‘Great diversity exists in the ways specific groups of people are said to have survived that ordeal.’ (the cataclysm) ‘Among these were people who deliberately constructed vessels (arks) before the onset of the Deluge – usually on the advice of others alleged to have superior or ‘divine’ advance knowledge of the impending disaster.’ (Could this have occurred before the vulcanism, conflagration, cosmic debris fall, and fire? It would have been too late to build anything once the catastrophe began.)

‘Several of the mountain-top survivors had … divine advice to seek safety on particular peaks.’ (Those advised included some Greeks, Assamese, Lithuanians, Andeans, Formosans and Polynesians.) ‘Almost all the accounts describe a combination of driving rain, furious winds and a thick gloom which for a long period obscured the Sun, Moon, and the stars.’ ‘The Caingang Indians described the darkness as “pitchy” and as punctuated by howls, piercing screeches and other unearthly sounds.’

‘Paralleling these flood traditions is another category recording how people and animals survived the disaster in caves.’ ‘It is obvious that deep caverns would have been ideal refuges from missiles and fires but extremely dangerous shelters against rampaging waters.’ ‘Some refugees became buried in caverns, as earth and rocks were piled up at the entrances by drift borne by the Deluge waters … but others … survived the ordeal by successfully digging their way out.’

‘On eventually receding, the water left everything covered in mud.’ Some of the survivors were reportedly helped almost immediately after the Deluge by white, tall and bearded strangers who imparted laws, crafts and other useful information. These ‘culture heroes’ have been included in the folk memories of quite a number of peoples. Surely, they had to have come from outside the planet. If so, had they observed what had happened?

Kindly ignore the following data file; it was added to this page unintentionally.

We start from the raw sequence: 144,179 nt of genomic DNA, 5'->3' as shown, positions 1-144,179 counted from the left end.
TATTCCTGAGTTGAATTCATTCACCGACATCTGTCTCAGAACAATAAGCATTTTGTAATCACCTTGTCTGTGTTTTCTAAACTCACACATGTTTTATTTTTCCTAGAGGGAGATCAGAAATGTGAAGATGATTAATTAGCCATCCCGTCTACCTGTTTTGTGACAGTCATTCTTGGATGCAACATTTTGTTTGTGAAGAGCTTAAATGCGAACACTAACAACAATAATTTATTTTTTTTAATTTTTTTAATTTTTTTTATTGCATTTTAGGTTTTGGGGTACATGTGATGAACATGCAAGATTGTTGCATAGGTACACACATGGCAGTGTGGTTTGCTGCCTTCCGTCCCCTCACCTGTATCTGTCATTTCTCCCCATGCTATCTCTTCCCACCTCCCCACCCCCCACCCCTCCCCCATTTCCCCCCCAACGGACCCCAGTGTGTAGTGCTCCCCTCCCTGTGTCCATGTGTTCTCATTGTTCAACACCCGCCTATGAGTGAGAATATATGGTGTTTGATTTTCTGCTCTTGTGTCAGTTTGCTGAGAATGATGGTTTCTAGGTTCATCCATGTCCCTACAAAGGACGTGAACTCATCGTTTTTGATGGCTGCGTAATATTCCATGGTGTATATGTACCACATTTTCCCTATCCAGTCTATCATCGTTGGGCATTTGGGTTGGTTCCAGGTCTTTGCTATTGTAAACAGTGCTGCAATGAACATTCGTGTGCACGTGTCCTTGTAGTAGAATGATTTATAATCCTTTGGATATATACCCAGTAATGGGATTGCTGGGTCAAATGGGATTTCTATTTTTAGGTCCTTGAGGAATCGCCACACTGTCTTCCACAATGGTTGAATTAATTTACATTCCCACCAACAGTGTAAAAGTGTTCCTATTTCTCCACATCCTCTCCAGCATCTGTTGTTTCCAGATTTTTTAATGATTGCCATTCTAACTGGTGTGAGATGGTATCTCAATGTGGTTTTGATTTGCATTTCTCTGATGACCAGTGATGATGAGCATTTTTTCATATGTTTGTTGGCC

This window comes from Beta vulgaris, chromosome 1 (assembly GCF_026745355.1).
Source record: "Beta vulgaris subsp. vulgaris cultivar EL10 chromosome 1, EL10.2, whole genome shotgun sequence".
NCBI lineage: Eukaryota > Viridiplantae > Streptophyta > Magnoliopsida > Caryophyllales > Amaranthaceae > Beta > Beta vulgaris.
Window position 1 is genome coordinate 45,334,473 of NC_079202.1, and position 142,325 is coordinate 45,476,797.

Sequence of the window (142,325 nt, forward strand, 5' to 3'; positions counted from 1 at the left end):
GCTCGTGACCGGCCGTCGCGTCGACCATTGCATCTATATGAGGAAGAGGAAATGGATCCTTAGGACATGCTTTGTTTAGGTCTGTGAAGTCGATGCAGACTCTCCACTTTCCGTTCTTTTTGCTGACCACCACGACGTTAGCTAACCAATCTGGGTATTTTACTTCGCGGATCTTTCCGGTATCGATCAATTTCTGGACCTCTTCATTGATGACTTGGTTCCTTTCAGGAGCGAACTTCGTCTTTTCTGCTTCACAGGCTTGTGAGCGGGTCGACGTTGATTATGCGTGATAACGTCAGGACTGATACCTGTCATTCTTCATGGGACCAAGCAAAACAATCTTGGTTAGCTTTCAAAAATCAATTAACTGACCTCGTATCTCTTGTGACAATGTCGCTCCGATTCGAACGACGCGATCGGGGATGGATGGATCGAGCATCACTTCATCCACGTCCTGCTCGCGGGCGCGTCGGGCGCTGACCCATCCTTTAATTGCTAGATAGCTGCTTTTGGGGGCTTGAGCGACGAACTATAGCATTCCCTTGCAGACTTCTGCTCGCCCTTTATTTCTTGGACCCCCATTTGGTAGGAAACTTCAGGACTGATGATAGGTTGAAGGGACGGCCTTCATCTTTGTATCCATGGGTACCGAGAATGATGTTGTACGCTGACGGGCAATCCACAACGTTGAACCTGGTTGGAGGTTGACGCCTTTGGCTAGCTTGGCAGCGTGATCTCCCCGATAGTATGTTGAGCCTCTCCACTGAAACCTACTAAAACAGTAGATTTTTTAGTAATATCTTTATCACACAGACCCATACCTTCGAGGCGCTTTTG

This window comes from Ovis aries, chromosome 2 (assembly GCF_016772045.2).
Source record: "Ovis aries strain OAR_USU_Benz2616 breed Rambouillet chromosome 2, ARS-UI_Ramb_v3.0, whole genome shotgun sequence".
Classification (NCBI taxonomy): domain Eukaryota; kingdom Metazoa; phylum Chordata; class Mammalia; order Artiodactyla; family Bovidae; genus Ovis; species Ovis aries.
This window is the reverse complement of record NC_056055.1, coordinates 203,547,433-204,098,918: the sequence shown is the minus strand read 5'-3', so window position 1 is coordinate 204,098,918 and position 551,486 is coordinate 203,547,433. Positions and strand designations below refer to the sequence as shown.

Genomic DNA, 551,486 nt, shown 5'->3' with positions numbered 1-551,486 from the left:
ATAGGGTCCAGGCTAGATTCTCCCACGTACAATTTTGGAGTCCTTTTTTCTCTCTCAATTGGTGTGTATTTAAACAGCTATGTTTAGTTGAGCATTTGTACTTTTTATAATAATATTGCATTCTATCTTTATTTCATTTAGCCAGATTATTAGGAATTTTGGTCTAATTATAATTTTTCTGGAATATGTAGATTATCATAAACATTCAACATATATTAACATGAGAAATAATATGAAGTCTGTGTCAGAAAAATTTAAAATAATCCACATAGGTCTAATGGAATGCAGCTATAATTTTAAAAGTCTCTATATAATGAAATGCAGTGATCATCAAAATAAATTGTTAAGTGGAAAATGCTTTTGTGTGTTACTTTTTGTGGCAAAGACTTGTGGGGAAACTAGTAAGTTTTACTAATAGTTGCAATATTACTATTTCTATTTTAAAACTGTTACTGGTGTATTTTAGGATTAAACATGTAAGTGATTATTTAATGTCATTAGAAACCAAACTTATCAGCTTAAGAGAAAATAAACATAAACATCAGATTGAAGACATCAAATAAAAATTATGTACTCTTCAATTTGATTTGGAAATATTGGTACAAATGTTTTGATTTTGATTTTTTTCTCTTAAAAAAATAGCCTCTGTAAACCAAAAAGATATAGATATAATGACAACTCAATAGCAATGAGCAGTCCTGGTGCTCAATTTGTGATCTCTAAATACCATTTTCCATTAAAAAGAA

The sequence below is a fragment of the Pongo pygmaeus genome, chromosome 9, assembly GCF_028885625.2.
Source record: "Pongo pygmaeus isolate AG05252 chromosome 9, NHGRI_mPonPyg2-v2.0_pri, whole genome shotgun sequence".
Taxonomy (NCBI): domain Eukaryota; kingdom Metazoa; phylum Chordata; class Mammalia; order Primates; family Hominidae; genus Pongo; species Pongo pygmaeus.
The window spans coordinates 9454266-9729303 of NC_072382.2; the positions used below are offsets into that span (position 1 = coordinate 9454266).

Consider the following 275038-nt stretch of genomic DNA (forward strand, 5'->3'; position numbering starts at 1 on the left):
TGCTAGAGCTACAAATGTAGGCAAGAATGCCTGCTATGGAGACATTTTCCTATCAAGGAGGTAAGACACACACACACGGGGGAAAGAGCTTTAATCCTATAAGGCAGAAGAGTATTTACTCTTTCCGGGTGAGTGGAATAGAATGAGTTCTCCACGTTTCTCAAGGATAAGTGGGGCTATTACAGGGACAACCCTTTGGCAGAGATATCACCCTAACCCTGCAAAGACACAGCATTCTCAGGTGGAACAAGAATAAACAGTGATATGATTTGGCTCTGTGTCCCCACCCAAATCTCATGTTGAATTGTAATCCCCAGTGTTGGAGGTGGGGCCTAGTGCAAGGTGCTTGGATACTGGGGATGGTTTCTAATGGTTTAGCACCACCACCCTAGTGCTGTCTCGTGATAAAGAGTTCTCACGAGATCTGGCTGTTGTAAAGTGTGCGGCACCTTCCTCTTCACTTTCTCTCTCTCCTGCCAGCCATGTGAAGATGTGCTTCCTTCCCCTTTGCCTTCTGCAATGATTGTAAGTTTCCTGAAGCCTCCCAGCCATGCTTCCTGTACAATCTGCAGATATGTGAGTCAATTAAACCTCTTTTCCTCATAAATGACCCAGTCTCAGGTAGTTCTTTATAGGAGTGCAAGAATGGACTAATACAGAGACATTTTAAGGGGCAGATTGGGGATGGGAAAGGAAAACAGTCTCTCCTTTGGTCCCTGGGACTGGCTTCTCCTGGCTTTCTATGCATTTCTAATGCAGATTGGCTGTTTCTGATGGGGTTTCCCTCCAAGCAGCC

The above extracts are from Allan & Delair’s ‘Cataclysm’.

The Cosmic Event and its aftermath

A large fragment of supernova Vela, ‘composed of pure stellar-matter’ and ‘very dense and atomic … sub-lunar in size’ entered the solar system. Phaeton, ‘pulled sunwards’ when it encountered Neptune, dislodged one of Neptune’s moons; this became planet Pluto. It then dislodged the moons of Uranus. Saturn’s moon Chiron also became a planet. Jupiter and Mercury, being on ‘the other side of the sun’ avoided contact with Phaeton. Phaeton then destroyed Tiamat, the presumed planet between Jupiter and Mars. The asteroid belt between these two planets would seem to be the remains of Tiamat.

Dragging the remains of Tiamat and its moon Kingu, Phaeton slowed Mars’ rotation. The ‘two rapidly spinning moons’ of Mars may be fragments of Tiamat.

‘Charging through the emptiness between Earth and the Moon,’ Phaeton ‘stretched the Moon’s orbit’ while causing the Earth to tilt. ‘The swarm of planetary debris accompanying Phaeton’ (inluding Kingu, Tiamat’s moon) exploded, showering Earth with a ‘celestial blizzard of rocks, stones and dust.’ ‘The Earth’s crust shifted and plunged it into upheaval.’ Folk memories from all over the globe attest to these terrifying events.

Passing Venus, Phaeton ‘flipped’ it over, ‘sending it into a rotation opposite to that of the other planets.’ It then disappeared into the sun.

The extracts above are from Flem-Ath’s summary in Allan & Delair’s ‘Cataclysm.’ The latter also point out that the Phaeton event was exceptional. Yet, have there not been cosmic impacts since?